The best solution is to:
- (a) know in advance what the threat is going to be even though it won’t show up in-game until the next session;
- (b) make sure that it’s big enough to justify being hyped to the max from the player’s point of view;
- (c) ensure that the event triggering the ominous sign is front-and-center and appreciated as connecting to the ominous sign by the players within the first quarter of your next session.
While this is often used in television, that medium has one huge advantage over most RPGs: they can use music to induce, or reinforce, mood. So used to this are we that ominous signs without it are actually handicapped in effectiveness. In the past, I’ve tried replicating an ominous tune (duh-duh-duhhhhhh in the pattern low, very low, low again) with my voice, and while it succeeds in telling the players what the mood should be, it’s an abject failure at actually generating that mood. If anything, it reduces it to a caricature of what you want to achieve.
Lately, I’ve found that holding my hands up for quiet and remaining absolutely silent for a mental five-count is far more effective, especially if it precedes a spoken “to be continued…” In fact, this approach is so effective that a good half the time, one of my players will say those immortal words on my behalf; I simply nod in reply. I haven’t experimented with different time frames, though I suspect that much shorter won’t be effective, and much longer will simply become uncomfortable. Though, for whatever it’s worth, I did once completely freak out a group of players I was GMing by being silent for 5 minutes – no hand gestures, but look toward whoever’s speaking and use facial expressions to show that I wasn’t having some sort of seizure or something.
5. The Gloat Technique
One time-honored way of ending with a cliff-hanger is with the villain gloating about having succeeded, or it being too late to stop him. This one largely comes to us by way of Comic-books, and is often double-teamed with a plot twist. “The fools have been completely deceived into doing exactly what I wanted them to do. Now there is nothing to stop me…”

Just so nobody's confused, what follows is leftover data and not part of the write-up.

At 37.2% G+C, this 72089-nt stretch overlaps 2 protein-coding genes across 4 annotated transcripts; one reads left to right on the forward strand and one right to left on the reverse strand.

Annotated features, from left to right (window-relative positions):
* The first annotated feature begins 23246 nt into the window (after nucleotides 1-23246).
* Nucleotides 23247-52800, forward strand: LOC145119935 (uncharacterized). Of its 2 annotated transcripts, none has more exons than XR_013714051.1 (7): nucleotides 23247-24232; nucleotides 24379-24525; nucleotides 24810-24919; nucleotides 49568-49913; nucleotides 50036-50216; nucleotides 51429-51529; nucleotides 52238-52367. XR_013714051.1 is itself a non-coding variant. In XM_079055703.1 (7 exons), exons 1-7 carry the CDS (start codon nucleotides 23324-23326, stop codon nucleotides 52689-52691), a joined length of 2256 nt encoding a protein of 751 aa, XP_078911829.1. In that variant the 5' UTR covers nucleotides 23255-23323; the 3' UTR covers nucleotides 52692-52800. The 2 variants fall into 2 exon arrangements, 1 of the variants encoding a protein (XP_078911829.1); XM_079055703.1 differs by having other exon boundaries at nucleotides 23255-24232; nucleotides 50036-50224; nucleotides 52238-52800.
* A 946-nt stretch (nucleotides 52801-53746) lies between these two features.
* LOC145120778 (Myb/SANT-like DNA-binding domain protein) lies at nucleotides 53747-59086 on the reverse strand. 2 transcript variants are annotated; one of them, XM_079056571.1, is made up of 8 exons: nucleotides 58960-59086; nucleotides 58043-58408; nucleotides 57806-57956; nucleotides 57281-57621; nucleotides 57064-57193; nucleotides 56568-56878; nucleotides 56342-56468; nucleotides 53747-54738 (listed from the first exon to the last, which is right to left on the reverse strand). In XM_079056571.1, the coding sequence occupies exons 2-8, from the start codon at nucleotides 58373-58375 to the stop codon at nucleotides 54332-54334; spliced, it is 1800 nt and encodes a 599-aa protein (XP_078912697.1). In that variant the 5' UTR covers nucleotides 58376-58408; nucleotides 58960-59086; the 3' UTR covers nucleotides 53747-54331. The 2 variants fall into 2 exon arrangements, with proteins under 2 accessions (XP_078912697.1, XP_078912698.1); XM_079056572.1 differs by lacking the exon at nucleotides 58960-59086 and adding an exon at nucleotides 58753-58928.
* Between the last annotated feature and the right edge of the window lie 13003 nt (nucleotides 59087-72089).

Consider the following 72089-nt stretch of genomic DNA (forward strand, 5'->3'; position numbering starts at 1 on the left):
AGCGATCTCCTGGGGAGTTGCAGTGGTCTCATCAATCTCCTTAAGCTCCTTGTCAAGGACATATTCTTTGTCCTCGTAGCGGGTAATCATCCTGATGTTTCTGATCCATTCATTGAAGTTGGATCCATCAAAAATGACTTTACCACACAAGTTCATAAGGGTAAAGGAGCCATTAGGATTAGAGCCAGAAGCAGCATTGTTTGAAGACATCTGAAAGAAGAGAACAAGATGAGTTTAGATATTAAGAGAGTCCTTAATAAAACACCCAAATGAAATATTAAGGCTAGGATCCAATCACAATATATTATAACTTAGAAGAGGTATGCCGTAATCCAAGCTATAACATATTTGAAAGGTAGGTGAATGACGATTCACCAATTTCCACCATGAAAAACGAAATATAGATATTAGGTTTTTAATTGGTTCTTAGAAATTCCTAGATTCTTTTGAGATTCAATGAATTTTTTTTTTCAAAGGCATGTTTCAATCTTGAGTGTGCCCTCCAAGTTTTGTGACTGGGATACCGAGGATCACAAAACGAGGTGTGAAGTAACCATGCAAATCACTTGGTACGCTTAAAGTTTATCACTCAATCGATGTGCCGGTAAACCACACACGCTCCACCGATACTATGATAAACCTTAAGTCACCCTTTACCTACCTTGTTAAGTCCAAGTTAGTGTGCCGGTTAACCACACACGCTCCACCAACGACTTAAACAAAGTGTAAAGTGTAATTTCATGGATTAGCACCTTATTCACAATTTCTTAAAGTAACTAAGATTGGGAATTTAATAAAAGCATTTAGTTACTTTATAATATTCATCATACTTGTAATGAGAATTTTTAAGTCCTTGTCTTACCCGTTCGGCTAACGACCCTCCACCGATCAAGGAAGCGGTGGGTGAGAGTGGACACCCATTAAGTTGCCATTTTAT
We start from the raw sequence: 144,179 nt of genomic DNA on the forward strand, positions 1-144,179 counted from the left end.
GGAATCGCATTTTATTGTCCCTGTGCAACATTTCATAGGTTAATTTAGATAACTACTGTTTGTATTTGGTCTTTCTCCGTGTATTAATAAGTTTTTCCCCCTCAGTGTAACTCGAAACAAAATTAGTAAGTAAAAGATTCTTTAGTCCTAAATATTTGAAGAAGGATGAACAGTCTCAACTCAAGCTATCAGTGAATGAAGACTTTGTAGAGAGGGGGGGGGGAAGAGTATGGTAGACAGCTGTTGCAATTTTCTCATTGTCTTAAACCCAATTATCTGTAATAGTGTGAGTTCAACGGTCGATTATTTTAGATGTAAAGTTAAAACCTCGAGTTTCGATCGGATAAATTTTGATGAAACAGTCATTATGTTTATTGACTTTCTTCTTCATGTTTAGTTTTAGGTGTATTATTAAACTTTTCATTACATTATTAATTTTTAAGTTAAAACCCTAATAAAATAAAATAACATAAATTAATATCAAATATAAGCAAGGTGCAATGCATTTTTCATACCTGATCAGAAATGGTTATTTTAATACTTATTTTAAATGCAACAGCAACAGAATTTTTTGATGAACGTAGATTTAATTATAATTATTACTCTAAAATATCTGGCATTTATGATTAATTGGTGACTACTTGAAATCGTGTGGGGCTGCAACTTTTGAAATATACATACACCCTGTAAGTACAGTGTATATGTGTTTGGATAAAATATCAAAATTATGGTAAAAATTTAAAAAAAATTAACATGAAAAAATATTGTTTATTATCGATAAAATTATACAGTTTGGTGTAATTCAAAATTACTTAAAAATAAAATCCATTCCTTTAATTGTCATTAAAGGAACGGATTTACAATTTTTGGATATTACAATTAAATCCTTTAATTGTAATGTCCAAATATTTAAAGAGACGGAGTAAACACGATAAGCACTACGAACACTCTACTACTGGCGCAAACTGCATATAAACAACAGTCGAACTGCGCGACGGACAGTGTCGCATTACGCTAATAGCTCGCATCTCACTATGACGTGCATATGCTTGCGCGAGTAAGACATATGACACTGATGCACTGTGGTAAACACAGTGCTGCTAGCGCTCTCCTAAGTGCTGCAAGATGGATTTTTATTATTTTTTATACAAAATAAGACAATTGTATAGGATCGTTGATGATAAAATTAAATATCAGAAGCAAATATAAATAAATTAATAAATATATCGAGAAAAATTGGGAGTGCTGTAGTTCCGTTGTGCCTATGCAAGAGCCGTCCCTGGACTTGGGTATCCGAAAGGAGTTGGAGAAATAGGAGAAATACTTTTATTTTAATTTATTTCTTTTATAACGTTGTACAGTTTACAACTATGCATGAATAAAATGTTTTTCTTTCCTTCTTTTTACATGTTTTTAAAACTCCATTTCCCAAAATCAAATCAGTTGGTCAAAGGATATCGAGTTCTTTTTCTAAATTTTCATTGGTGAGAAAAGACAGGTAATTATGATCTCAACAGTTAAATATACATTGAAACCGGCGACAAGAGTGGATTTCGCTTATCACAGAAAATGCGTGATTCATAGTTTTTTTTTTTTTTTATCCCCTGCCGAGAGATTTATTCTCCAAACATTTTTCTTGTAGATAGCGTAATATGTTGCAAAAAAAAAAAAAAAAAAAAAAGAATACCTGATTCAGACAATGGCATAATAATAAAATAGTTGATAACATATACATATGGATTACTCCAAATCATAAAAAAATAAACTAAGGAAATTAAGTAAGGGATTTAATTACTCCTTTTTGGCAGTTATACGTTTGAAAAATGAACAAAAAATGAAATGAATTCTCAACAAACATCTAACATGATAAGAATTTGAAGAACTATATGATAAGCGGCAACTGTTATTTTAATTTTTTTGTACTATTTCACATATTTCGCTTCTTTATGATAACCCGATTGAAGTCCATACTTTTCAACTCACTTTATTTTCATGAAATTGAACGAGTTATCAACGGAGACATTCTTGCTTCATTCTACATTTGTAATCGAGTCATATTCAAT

But there are a number of problems when it comes to replicating this approach in an RPG that make it far more difficult than it seems.
The first is that in comics, the reader occupies the position of a super-observer, able to go anywhere and see anything that is taking place. To use this approach in an RPG, you need one of the PCs to be in a position to observe or overhear the gloating, and that’s much harder to arrange.
The second is that in a comic, you can have the protagonists take the threat seriously, no matter how ridiculous the plot; engaging independent players is much harder. Your villain and his plot not only have to be credible, it has to engage not just the PCs, but also the players – and there are no shortcuts to achieving this.
On top of that, you have all the problems that usually come with a plot twist (discussed in technique 3, above) if you are using one – if you plot twist falls short, so will the monologue, and so will the villain doing the gloating. Followed shortly afterwards by your adventure.
This is a technique to be employed only when the stars align and you have all your ducks lined up in a shooting gallery.
At The Cliffhanger
Effectiveness is completely lost if the PCs or the players are permitted any sort of reaction. For that reason, whenever I use this technique, I make sure that, without pause:
- (a) I give the villain his carefully pre-scripted gloat;